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neither east nor west nor north nor south, Missouri served, for
much of the 19th century, as America's gateway to somewhere else, the
half-point to the western frontier.
It has been home
to the nation's richest farmers, ambitious immigrant entrepreneurs, and
American visionaries Mark Twain and Thomas Hart Benton. Their houses were
quirky mid-American interpretations of East Coast and European idioms distilled
by homegrown architects. At Westmoreland Place, Portland Place, and
Parkview in St. Louis and the model Country Club District in Kansas City,
progressive civil engineers, planners, and landscape designers transformed
wheat fields and flower-strewn prairies into sophisticated planned communities
that remain to this day the best places in town to live.
With nearly 300
archival photographs, drawings, and original floor plans, Houses of
Missouri, 1870 -1940 offers an intimate tour behind the facades of 45
purely American houses. Among these are Greystone, the pastoral Gothic cottage
of Major Emory Foster in Pevely; Oak Hall, the opulent mansion of the
legendary Kansas City Star publisher William Rockhill Nelson; the
iconoclastic machine in the prairie, Samuel Marx-designed Ladue residence for
department store magnate Morton May; and Chatol, the striking Art Moderne farmhouse in rural Boone county. The authors bring to life the fortunes, motivations, and
aspirations of their wealthy and upstanding house owners who rigorously defined
what was suitable and respectable living in America's heartland.
The 2009 recipient
of the Osmond Overby Award from the Missouri Alliance for Historic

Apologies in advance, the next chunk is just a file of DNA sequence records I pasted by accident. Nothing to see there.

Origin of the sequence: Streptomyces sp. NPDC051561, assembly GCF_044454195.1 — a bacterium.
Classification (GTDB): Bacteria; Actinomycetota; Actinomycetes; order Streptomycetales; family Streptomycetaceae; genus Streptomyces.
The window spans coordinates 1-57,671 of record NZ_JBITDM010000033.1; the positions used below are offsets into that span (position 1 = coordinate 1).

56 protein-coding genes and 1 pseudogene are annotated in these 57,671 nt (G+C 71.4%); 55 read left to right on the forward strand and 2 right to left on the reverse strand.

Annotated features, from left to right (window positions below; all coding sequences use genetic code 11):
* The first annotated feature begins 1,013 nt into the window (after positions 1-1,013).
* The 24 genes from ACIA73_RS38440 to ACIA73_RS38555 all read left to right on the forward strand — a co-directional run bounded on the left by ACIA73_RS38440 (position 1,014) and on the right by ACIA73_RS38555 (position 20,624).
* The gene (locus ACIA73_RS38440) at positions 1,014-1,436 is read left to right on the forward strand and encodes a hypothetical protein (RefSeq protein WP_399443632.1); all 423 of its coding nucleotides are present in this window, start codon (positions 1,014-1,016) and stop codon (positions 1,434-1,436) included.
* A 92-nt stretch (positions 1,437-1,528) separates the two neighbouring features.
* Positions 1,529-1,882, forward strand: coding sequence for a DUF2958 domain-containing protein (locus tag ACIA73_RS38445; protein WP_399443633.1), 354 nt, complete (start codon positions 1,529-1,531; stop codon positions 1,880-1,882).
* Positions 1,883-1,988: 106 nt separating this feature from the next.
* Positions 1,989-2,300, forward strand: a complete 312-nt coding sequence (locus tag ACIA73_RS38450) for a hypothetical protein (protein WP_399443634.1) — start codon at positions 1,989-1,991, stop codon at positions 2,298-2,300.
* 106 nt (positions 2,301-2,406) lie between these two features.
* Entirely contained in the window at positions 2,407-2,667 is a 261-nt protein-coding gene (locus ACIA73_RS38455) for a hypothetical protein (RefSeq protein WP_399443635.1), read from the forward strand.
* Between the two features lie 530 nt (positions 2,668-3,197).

ABOUT THE AUTHORS:
CYDNEY MILLSTEIN is
a preservation consultant, architectural historian, and principal and owner of
Architectural & Historical Research, LLC in Kansas
City, Missouri, with nationwide experience in the field for over 25 years.
Her work includes the examination and documentation of buildings and industrial
typologies for a variety of clients, both public and private. Millstein is a
co-author, with CAROL GROVE, of Houses of
Missouri,1870-1940 (2008). Additionally, she lectures on many
related topics and has published articles in professional journals
including CRM andLegacies.http://ahr-kc.com/
CAROL GROVE is an art historian who specializes in the study of
American architecture and landscapes. Her doctoral degree, from the University
of Missouri-Columbia, focused on nineteenth-century landscape
aesthetics and garden botany as applied at public institutions in St.
Louis. she works to promote historic buildings and landscapes as a board
member of the Missouri Alliance for Historic Preservation, the Alliance
for Historic Landscape Preservation and Scenic Missouri.
"...this book will
get you in the door of some of the ritziest houses in St. Louis."-- Post-Dispatch